The best questions to ask Murdoch
By Nicholas Wapshott
The opinions expressed are his own.
The avalanche of information gushing out of London about the criminal practices passed off as journalism at Rupert Murdoch’s British papers will make it almost impossible for members of the House of Commons media committee to find out this week exactly what went wrong with the company’s corporate culture. That will have to wait for the full judicial inquiry and the rekindled police investigation; even then the whole truth may not come out. Commons committees are not made up of criminal lawyers. Like Congressional committees, they are large and unwieldy, and their members are too often tempted to grandstand for the cameras than oblige witnesses to provide truthful answers. But there is one line of questioning that may elicit some valuable evidence about how far up News Corp. knowledge of the malfeasance went.
The policeman who led the original 2007 investigation into hacking at News International was Andy Hayman, who was in charge of counter-terrorism for Scotland Yard. The probe went nowhere. News executives obstructed the main investigator, Peter Clarke, who complained to MPs last week that “if at any time News International had offered some meaningful cooperation instead of lies, we would not be here today.” At the time, Mr. Hayman enjoyed dinner with some of the obfuscating Murdoch senior executives, but instead of demanding that they provide answers or face the consequences, according to his account, he did not even mention the investigation. Then, instead of redoubling his efforts, Mr. Hayman called off the investigation, despite the 3,870 victims we now know to have been hacked.
Mr. Hayman did not stay much longer at the Yard. He was accused of fiddling his expenses and charging taxpayers for dinners costing $500. Worse, he was accused of an inappropriate relationship with a member of the independent press complaints commission, the body charged with investigating his misleading remarks to the press about the death of Jean Charles de Menezes, a Brazilian citizen who was shot dead by police in London in the mistaken belief he was an al-Qaeda terrorist. Mr. Hayman also fell out with the head of the Metropolitan Police, adding to his job insecurity.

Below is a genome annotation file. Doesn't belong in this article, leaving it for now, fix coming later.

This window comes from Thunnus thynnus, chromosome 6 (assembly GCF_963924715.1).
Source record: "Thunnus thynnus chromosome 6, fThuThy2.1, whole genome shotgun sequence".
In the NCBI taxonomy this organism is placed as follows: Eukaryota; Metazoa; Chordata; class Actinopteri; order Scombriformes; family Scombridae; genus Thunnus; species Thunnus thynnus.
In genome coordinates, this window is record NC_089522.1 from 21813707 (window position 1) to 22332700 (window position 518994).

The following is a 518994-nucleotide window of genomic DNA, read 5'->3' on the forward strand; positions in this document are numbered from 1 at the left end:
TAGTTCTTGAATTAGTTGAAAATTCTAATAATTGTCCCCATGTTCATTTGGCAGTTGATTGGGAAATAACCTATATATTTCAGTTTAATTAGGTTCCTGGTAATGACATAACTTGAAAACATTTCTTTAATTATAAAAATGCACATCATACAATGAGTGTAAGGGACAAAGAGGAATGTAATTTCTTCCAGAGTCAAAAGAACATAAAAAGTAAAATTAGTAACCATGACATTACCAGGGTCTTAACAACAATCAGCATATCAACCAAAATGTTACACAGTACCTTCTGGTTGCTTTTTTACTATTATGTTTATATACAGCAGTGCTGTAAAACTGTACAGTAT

But he was not unemployed for long. The top policeman who nixed the News of the World hacking investigation was invited by its sister paper, The Times of London, to become a columnist, where he writes on police matters, claiming he “left no stone unturned” in his investigation of the hacking scandal. The editor of The Times back then was Robert Thomson, currently the editor of the Wall Street Journal. The chief executive of News International at the time it was confounding the police inquiry was Les Hinton, who resigned as CEO of Dow Jones last week.
You might imagine that a company charged with illegality would be wary of employing the very person who had turned a blind eye to the wrongdoing. At the very least, it would besmirsch the good reputation of the company and reflect badly on Murdoch, who prides himself on knowing every headline and picture caption of the papers in his charge.
Lorraine Fullbrook, a sensible Conservative MP who is a member of the Commons media committee, took the measure of Mr. Hayman, telling him last week, “The public will see you as a dodgy geezer who was in charge of a phone hacking inquiry conducted by the News of the World, who resigned from the force among allegations of expenses claims and allegations of improper conduct with two females, who has told this committee today you had no knowledge of the editors of The Times while cosying up to the executive level of News International.” Keith Vaz, who quizzed Mr. Hayman in the Commons last week, was rather gentle on him, describing him as “more like Clouseau than Columbo.” Simon Hoggart of The Guardian quipped, “I wouldn’t let him sell me a cheap Rolex if I wanted to know the time.” To reward such a “dodgy geezer” with regular employment might seem an unnecessary risk, even reckless, to a company already being probed by police. You don’t have to have a particularly dirty mind to imagine that something nasty was going on in the woodshed.
So the questions Mr. Murdoch might usefully answer are these: Were you aware that Mr. Hayman was responsible for abandoning the investigation into your company’s illegal behavior? When did you come to know that Mr. Hayman was to be a columnist for The Times? Whose idea was it? Did you ever pass comment on his appointment? If so, what did you say and to whom? And do you consider his continuing employment by The Times to be appropriate?
Murdoch is a man of few words and may well decline to answer. But silence is eloquent in such encounters. And it will be telling to discover whether he still stands by his self-ordained dictum that when it comes to mistakes made by one of his papers, “The buck stops with the owner.”